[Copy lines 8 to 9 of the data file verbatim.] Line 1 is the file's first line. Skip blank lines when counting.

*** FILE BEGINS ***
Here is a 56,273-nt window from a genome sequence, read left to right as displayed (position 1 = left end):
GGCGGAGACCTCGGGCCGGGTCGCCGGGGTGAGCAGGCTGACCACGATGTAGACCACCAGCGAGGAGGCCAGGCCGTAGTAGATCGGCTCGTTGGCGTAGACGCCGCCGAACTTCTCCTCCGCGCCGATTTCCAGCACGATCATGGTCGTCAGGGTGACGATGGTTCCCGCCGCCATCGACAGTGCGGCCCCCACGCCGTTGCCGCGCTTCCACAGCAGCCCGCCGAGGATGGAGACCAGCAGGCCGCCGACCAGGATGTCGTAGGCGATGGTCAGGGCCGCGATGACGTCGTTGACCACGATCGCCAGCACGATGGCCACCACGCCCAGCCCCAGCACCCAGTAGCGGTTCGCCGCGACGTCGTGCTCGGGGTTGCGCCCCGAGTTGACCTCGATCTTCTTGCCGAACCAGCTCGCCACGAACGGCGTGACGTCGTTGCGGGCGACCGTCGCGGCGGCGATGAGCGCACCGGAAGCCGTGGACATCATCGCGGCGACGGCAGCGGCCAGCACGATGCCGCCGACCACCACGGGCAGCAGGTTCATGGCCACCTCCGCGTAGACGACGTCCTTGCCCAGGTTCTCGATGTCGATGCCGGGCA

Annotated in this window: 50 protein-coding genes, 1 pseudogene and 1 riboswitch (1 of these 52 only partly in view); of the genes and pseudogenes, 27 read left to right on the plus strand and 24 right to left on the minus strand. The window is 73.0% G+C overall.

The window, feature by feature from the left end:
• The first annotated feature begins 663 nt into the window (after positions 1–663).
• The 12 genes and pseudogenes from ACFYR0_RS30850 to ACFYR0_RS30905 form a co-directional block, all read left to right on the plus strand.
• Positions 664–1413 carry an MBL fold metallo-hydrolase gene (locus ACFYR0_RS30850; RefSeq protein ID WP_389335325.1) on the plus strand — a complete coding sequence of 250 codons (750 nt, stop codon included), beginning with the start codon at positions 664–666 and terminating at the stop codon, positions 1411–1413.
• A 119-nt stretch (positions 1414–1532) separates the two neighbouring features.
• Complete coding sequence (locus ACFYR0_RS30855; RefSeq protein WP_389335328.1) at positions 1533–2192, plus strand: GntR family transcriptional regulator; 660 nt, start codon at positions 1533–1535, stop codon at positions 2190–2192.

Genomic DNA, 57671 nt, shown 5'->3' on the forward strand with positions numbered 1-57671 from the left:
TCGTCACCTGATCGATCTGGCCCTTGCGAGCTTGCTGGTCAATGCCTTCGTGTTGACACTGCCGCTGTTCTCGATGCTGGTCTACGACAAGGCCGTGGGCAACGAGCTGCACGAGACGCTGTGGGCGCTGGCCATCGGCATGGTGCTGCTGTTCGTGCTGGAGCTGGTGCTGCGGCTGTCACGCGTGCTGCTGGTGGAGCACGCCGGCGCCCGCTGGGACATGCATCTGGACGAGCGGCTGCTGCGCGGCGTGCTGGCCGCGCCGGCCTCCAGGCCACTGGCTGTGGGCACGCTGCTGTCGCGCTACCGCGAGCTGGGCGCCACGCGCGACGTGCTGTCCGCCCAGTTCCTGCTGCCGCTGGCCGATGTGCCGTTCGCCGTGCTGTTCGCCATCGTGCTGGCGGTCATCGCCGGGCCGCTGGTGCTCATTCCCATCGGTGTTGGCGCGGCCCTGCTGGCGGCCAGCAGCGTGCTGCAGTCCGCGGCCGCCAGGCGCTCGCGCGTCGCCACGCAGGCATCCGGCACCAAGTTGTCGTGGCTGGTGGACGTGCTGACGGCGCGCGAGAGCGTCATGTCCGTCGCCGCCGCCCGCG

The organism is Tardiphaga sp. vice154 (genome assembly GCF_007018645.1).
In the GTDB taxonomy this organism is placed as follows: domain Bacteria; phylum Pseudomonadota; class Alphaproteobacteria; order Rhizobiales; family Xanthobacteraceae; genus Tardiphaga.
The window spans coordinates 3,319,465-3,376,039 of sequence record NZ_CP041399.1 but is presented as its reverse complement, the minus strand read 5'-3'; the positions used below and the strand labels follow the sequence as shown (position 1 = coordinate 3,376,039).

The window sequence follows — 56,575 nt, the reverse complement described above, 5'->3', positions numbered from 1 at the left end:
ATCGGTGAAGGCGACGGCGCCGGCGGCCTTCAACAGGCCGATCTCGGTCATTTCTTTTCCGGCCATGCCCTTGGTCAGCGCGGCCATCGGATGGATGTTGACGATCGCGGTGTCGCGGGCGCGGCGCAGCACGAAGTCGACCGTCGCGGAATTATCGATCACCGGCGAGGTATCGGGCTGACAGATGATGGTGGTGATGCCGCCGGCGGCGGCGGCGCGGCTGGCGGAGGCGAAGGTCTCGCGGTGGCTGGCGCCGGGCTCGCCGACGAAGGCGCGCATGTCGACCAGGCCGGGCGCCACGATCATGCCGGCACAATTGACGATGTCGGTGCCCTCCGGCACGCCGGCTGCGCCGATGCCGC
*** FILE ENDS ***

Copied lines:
• A 119-nt stretch (positions 1414–1532) separates the two neighbouring features.
• Complete coding sequence (locus ACFYR0_RS30855; RefSeq protein WP_389335328.1) at positions 1533–2192, plus strand: GntR family transcriptional regulator; 660 nt, start codon at positions 1533–1535, stop codon at positions 2190–2192.